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Sound and Fury

Anti-fascist protesters on College Green

Anti-fascist protesters on College Green. Photo by Iain Walker.

Police response to protesters, including mounted officers

The events were supervised by the police, who later stepped in to break up a brawl. Photo by Iain Walker.

I was on my way to see Macbeth at the Watershed when I came across a protest on College Green. Speaking to these ‘Antifascists’ I learnt that they were protesting against a march of roughly forty members of the Bristol United Patriots (BUP) – a far-right street protest group described as racists by the demonstrators. The BUP were in turn protesting, according to their Facebook page, “to highlight the homeless situation amongst the ex service personnel living rough in Bristol.” By the time I’d arrived the police had contained the BUP in a small area between Bristol Cathedral and the Marriott Hotel to prevent them from clashing with the anti-fascists.


The police keep the anti-fascist and BUP protestors apart. Photo by Iain Walker.

Now intrigued and sensing a big story, I decided to drop all commitments, put on my reporter’s hat, and investigate. I found another group of  ‘Antifascists’ gathered at the opposite end of the blockade by At-Bristol. Before long, the BUP demonstration continued, marching down the stairs towards us. One protestor carried a flag with ‘no more refugees’ and ‘no more mosques’ written over a St. George’s Cross. As they walked past the aquarium, tourists, families and onlookers from Za-Za-Bazaar were equally confused. The ‘Antifascists’ from College Green quickly caught up, and a chant-off began. Shouts of ‘E-E-EDL’ and ‘keep St. George in our flag’ from the BUP were countered with ‘Nazi scum off our streets’ and ‘say it loud, say it clear, refugees are welcome here’. Passers-by stopped to take photos of the event, while BUP protestors took pictures of the ‘Antifascists’ who were following them, with the police were filming everyone – the Bristol Post reports that there were over thirty officers in attendance. The BUP then crossed over Pero’s Bridge towards Queen’s Square, but the counter-protestors were stopped from following them.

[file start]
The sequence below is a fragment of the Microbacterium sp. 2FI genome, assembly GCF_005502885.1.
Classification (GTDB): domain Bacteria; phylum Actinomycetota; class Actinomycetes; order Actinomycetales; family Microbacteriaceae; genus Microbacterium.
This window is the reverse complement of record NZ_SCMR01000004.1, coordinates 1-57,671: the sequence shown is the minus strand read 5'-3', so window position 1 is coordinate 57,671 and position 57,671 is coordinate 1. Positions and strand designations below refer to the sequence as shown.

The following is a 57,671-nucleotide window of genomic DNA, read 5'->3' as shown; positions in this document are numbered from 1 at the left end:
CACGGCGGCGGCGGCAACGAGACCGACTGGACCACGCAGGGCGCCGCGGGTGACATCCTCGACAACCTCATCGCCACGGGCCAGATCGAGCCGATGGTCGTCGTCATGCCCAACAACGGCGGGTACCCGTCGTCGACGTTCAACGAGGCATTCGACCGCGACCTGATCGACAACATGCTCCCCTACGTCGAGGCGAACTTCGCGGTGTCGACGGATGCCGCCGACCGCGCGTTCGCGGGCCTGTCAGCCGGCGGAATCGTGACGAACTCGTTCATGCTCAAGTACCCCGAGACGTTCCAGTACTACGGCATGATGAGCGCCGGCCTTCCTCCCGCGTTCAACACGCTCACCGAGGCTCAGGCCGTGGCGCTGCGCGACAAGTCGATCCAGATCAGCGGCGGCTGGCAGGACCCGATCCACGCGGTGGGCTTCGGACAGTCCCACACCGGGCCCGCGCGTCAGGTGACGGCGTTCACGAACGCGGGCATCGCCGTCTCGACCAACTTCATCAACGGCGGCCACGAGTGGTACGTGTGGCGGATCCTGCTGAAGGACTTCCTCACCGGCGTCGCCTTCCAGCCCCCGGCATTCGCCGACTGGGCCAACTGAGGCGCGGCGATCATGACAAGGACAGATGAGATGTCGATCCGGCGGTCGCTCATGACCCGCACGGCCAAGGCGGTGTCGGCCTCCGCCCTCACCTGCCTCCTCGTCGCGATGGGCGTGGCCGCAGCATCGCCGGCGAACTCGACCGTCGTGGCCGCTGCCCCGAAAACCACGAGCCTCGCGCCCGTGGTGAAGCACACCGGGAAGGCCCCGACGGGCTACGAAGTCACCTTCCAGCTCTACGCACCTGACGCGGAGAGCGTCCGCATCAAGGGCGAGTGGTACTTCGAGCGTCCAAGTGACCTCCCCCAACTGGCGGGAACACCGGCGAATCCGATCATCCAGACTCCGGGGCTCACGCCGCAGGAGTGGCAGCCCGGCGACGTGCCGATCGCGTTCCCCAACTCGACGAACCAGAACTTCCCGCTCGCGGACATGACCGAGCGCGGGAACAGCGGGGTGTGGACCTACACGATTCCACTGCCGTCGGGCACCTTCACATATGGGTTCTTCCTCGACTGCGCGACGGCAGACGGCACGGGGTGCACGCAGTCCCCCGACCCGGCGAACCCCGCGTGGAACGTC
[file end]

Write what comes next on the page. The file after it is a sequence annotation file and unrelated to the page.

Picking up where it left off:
The protestors face off at Pero's Bridge. Photo by Iain Walker.

The two groups of protestors face off at Pero’s Bridge. Photo by Iain Walker.

Thinking the protest had largely finished, I wondered whether it was too late to get into Macbeth. Then, to my surprise, there was a sudden eruption of violence in the opposite direction. The ‘Antifascists’ had come into contact with another BUP group who’d been drinking in the pub, resulting in a massive brawl during which tables, chairs and bottles were thrown. The police, including two galloping horses, rushed to break the fight up. The BUP demonstration then fizzled away. Seven people were arrested as a result. There was only one smaller stand-off after this, although the ‘Antifascists’ continued to march for a while, sucking in more and more spectators.

Of course, there’s more to this story than a single clash in Bristol. This is evidence of increasingly polarised social attitudes in Britain. While protestors on both sides agreed that the lack of affordable housing and rising homelessness were big problems, they placed the blame on different people and sought different solutions. While those attending the protests aren’t necessarily representative of the country as a whole, it does seem like we’re becoming a more divided nation.